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    1. Clear floor polish, OK I'll have to check that out.

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  2. Good luck! I've had the same Airfix- railway- wargaming arc as you, and no doubt so many others, have experienced. I love nice terrain, my chief issue is storage. If I was going to plan something now, I'd probably start with a box to fit in in and build it within those constraints!

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    1. I must admit, having a bit more space to store these larger scenic items has been part of the motivation to give them a go.

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  3. Looking forward to seeing more of your terrain as the year progresses. Good Luck to you

    Ian

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  4. Good luck to you. Making awesome terrain is an excellent adventure. Looking forward to following your quest's progress.
    cheers

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  5. I agree that to aesthetic gamers, the look of the scenery is vitally important. But others play wargames for different reasons, and so scenery may not be as vital for them so long as it is functional enough. Me, I'm first and foremost aesthetic - so I'm right with you on this!

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    1. You've always excelled at terrain too Roly, always a pleasure to see.

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  6. Terrain is a minor obsession of mine. However, as you rightly point out, it must be built for interaction and storage and so cannot be as delicate as some model railway scenery. I have used the Woodland Scenics tree armatures and their Late/Early Fall Foliage packs and am very happy with the the results (see various pictures on my blog for examples). Like you I think that setting the scene is equally as important as having painted models on the table.

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    1. I'll have to try some of their tree kits - I've always just tried to DIY trees in attempts to save pennies...

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    2. I agree the Woodland Scenic bags of tree armatures are very good for the money and they're not that expensive per tree if you buy the big bags.

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    3. Yes I was tempted when last at model store... I'll have a closer look next time I am there... :-)

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  7. The video is very inspiring but I'm always a bit hesitant with terrain. Somehow I don't think that I have the sense of arts to create realistic gaming boards.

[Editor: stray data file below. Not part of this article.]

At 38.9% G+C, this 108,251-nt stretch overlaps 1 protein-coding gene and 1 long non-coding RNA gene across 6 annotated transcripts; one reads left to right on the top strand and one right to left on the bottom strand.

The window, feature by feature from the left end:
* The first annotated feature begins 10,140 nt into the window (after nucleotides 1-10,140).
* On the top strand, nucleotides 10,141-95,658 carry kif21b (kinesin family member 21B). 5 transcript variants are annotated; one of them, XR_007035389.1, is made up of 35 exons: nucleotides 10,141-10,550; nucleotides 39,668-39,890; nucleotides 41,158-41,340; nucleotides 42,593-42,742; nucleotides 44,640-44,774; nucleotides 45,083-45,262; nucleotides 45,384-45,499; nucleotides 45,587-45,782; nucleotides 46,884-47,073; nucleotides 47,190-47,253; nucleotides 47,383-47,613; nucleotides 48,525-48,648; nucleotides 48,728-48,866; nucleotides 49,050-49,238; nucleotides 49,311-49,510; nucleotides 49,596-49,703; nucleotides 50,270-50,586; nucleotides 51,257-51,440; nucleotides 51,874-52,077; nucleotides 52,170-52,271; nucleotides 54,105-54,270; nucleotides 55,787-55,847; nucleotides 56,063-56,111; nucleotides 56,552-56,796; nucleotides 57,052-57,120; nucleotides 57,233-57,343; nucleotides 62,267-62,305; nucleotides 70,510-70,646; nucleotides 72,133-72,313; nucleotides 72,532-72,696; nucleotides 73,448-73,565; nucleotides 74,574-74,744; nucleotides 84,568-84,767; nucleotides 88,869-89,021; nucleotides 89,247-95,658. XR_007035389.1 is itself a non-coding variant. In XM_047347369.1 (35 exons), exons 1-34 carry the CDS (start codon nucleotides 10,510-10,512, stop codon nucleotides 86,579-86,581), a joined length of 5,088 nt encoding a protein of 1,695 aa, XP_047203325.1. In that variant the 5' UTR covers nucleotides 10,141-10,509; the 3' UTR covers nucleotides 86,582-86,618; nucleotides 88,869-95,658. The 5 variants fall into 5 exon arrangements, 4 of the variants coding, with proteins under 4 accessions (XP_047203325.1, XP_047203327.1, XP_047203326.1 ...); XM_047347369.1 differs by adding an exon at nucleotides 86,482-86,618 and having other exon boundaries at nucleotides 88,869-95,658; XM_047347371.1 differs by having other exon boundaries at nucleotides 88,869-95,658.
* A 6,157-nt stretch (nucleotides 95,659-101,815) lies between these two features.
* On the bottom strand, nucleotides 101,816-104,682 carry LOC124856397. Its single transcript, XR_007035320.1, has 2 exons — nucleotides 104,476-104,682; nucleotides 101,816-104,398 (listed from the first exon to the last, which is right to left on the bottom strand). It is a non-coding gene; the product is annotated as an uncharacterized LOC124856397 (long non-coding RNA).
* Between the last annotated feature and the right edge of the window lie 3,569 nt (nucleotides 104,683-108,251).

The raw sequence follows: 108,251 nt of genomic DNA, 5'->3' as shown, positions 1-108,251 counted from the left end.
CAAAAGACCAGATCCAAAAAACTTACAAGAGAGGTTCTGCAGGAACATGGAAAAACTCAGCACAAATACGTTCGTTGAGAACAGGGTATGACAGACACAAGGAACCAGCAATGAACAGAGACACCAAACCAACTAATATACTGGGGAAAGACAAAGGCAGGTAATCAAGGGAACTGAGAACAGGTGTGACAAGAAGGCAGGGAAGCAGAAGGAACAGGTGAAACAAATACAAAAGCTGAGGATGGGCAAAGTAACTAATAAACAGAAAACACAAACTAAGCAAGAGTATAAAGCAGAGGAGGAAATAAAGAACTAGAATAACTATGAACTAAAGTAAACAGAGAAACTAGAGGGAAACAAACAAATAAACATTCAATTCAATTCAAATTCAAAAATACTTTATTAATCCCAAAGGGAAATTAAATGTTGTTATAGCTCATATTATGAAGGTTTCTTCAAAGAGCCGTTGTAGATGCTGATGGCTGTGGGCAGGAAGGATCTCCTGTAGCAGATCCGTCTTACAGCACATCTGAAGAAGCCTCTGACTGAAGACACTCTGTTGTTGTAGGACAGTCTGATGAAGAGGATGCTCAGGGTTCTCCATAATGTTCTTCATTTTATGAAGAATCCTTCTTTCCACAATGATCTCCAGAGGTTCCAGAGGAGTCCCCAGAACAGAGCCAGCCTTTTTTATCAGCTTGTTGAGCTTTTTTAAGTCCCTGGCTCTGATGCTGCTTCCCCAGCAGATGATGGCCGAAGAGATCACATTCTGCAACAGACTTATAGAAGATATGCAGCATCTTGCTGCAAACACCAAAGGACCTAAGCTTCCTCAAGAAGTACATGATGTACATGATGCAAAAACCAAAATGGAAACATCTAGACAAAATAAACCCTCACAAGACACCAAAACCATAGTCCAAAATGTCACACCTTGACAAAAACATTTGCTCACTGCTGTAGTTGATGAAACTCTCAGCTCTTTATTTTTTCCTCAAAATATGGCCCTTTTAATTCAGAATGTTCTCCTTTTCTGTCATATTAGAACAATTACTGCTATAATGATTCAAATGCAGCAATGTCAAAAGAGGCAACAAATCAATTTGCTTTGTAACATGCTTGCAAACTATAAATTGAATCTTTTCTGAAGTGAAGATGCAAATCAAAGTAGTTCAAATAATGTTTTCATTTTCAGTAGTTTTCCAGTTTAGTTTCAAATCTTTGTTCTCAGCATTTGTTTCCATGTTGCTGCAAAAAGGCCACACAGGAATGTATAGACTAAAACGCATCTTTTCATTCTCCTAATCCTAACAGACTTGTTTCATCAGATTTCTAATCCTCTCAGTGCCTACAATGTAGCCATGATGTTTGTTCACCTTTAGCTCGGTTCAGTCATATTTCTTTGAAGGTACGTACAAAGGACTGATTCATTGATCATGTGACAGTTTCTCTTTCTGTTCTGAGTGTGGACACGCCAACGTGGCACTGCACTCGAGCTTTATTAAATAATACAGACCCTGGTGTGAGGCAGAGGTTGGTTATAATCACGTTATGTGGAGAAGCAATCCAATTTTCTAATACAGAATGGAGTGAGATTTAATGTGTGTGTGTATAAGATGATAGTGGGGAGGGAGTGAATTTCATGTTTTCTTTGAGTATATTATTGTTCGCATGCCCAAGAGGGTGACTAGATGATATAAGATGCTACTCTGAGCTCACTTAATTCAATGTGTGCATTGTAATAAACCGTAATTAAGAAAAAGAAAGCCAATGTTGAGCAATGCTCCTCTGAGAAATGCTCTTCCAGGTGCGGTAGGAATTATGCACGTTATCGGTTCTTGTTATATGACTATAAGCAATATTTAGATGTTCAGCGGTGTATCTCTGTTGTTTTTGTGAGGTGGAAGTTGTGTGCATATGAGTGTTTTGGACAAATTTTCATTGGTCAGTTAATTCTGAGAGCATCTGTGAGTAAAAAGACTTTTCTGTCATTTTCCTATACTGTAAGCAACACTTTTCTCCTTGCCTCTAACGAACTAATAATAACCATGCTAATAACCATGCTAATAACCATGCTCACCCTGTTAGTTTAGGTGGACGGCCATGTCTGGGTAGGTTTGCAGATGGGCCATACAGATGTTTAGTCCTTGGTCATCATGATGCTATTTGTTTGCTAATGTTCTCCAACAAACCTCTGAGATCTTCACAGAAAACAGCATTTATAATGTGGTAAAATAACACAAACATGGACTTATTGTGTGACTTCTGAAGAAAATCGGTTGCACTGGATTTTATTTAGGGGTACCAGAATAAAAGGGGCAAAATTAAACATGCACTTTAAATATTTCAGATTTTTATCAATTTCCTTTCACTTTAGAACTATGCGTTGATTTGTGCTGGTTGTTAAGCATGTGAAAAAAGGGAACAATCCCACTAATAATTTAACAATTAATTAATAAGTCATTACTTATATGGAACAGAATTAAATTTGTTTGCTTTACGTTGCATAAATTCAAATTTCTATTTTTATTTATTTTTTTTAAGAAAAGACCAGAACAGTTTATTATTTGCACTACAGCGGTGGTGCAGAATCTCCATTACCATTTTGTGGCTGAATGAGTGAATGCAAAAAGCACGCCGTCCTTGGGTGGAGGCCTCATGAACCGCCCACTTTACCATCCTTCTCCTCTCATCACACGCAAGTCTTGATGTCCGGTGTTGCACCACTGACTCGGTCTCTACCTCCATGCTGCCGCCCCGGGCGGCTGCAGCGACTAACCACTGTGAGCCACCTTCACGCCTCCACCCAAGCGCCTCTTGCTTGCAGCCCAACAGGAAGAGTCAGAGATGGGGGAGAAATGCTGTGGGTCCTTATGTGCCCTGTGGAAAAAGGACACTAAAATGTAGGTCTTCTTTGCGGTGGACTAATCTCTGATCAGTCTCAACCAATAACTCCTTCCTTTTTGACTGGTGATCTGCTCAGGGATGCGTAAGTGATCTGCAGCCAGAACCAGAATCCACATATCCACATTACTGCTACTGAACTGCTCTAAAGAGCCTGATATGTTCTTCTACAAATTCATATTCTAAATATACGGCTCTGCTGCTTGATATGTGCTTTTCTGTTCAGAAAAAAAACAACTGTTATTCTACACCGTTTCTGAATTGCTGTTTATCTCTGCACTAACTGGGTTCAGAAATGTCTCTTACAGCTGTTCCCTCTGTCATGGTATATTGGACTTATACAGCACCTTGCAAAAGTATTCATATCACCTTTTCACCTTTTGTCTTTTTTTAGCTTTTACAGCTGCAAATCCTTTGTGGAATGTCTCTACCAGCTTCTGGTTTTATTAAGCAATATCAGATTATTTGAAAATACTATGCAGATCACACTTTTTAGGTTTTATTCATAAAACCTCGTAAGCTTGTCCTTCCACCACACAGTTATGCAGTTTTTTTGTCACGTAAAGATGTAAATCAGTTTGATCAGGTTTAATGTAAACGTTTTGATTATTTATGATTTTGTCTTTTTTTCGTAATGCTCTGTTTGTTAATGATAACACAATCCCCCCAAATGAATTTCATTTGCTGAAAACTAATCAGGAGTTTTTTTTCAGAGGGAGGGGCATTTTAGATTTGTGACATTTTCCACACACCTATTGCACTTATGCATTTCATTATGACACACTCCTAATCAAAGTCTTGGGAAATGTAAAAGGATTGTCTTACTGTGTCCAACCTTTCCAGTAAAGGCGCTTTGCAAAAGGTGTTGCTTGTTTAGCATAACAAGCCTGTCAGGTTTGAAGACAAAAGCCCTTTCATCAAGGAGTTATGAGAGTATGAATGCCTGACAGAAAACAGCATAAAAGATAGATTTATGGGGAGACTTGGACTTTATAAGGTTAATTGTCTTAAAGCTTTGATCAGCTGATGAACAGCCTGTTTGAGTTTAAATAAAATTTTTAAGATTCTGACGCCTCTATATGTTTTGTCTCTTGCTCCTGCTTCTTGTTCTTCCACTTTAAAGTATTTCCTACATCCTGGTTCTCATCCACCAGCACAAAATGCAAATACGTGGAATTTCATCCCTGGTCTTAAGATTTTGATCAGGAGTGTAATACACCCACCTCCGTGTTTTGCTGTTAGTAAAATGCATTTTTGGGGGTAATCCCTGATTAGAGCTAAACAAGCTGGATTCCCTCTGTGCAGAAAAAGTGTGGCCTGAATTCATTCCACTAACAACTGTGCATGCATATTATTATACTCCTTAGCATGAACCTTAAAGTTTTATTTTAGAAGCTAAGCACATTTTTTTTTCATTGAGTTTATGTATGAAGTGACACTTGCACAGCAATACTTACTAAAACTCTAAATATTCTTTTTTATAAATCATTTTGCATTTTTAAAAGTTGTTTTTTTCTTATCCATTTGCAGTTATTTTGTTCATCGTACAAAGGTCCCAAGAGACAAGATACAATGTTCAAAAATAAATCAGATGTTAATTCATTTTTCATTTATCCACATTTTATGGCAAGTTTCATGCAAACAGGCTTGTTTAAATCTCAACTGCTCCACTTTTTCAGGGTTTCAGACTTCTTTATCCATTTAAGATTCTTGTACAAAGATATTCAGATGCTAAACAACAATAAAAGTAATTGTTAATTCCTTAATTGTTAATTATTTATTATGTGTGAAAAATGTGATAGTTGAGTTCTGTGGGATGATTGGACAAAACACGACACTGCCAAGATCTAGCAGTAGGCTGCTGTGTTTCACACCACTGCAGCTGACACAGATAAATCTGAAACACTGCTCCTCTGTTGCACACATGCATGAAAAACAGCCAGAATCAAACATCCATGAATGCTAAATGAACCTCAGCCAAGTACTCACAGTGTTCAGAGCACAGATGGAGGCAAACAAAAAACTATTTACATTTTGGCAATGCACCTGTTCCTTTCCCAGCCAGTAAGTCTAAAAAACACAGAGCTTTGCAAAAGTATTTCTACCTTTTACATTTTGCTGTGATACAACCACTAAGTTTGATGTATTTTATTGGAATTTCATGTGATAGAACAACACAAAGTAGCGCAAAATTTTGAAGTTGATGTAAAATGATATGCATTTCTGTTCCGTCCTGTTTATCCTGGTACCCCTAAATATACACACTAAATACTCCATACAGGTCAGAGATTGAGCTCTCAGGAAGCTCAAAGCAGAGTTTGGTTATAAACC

But I'm very curious how your experiment will turn out. Since all of you recent terrain projects are great work I expect a good result as well.

    Cheers
    Stefan

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    1. Well, I gave it a go last night - the jury is still out at the mo' tho... I may have been a bit heavy handed with the spray glue so until it dries out fully, I wont be sure on the final look. The cool autumnal weather here at the mo isn't helping the glue dry either...

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  8. I have used woodland scenics products for years as well as heiki and noch, the quality is excellent and they stand up to much if used with care

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    1. Thanks Andrew, there are indeed more brands I want to check out...

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  9. I think you hit the nail on the head there with the comment about nicely painted toy soldiers and naff terrain. It's a hobby that isn't exclusive to the models  themselves but includes the setting as well. We wargame a world in miniature and therefore surely the terrain is as important as the models themselves. But it's a learning curve as well, we all (mostly) paint purchased miniatures and then slowly over a period of time begin to explore building terrain as well. I know I'm learning all the time and it's one element of the web that I am thankful for - being able to share and pick up tips from others who are on the same curve.  

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    1. Agreed theres some great learning tips out there when you start to look. I think we as wargamers sometime focus too much on the figures and forget the terrain...

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  10. Got to have nice terrain Scott! Good luck with your endeavors!

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  11. Yes, I love your terrain and agree about playing on nice scenery. Trouble is I am hopeless with my hands! Can't wait to see more miniature Middle Earth, though.

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  12. When you get to Lothlorien I might be able to help with a great tutorial I've found.

    http://www.hourofwolves.org/?view=articles&which=lothlorienConstruction

    It deals with how to build/design the flet buildings. The guy has a couple of tutorials there, and has a way of running a really cool campaign.